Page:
## Other implementations

If you need a faster or more reliable implementation, have a look at the packages **pyDDE** and **pydelay**, which seem both very serious but are less friendly in their syntax.

Nice post! I’ve been looking for a simple and portable python implementation for ddes, and it looks like you did it!

2 quick things:

The last line (75) of the blog version of your dde code looks like its supposed to be “np.diff”, not diff. The copy/pasters might be confused at this

The other probably wouldn’t be a problem until it’d be a pain to debug if it ever was, Its regarding your default assignment of fargs=[] on line 65. See http://nedbatchelder.com/blog/200806/pylint.html for why it might lead to unintended behavior.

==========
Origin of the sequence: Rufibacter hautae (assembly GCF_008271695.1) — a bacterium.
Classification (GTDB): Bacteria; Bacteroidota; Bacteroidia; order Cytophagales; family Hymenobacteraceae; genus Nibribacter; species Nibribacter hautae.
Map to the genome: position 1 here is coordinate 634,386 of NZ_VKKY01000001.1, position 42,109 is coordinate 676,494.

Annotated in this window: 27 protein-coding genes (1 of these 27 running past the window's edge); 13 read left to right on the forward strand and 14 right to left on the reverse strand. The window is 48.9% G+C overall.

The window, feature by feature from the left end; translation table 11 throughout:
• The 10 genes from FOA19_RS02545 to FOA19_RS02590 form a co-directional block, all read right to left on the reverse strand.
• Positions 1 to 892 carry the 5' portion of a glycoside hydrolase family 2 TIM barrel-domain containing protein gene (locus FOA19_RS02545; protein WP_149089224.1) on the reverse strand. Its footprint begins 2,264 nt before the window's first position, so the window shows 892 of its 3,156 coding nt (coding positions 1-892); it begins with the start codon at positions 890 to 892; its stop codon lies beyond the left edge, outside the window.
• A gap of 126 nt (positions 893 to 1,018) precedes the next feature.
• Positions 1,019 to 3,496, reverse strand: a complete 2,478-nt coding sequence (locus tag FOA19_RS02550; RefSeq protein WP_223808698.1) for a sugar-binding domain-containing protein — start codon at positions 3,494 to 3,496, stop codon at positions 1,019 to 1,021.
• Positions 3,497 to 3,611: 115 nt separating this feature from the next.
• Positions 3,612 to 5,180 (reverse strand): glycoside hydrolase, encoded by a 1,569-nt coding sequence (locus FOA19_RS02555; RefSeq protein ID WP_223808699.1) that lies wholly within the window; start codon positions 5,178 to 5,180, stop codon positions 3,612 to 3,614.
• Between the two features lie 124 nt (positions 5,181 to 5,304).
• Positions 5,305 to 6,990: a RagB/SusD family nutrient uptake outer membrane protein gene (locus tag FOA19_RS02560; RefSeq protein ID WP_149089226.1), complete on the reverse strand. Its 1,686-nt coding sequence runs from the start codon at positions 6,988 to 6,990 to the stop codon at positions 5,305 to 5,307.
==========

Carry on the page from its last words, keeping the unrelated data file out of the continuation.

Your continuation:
I’ll have more after I get my examples working. Thanks again!

Thank you for the feedback, you are right, it is now fixed. The first error is due to the fact that I use “from pylab import *” a little too much. Your second point I knew, I learned it the hard way😀. I don’t think you could have had problems in this case but I changed it anyway.

I also noticed that v0.12 scipy breaks this… something about how the interpolate module has been changed. I wouldn’t complain if you looked into that as well!

[…] I have been playing around with a package that uses a linear scipy.interpolate.interp1d to create a history function for the ode solver in scipy, described here. […]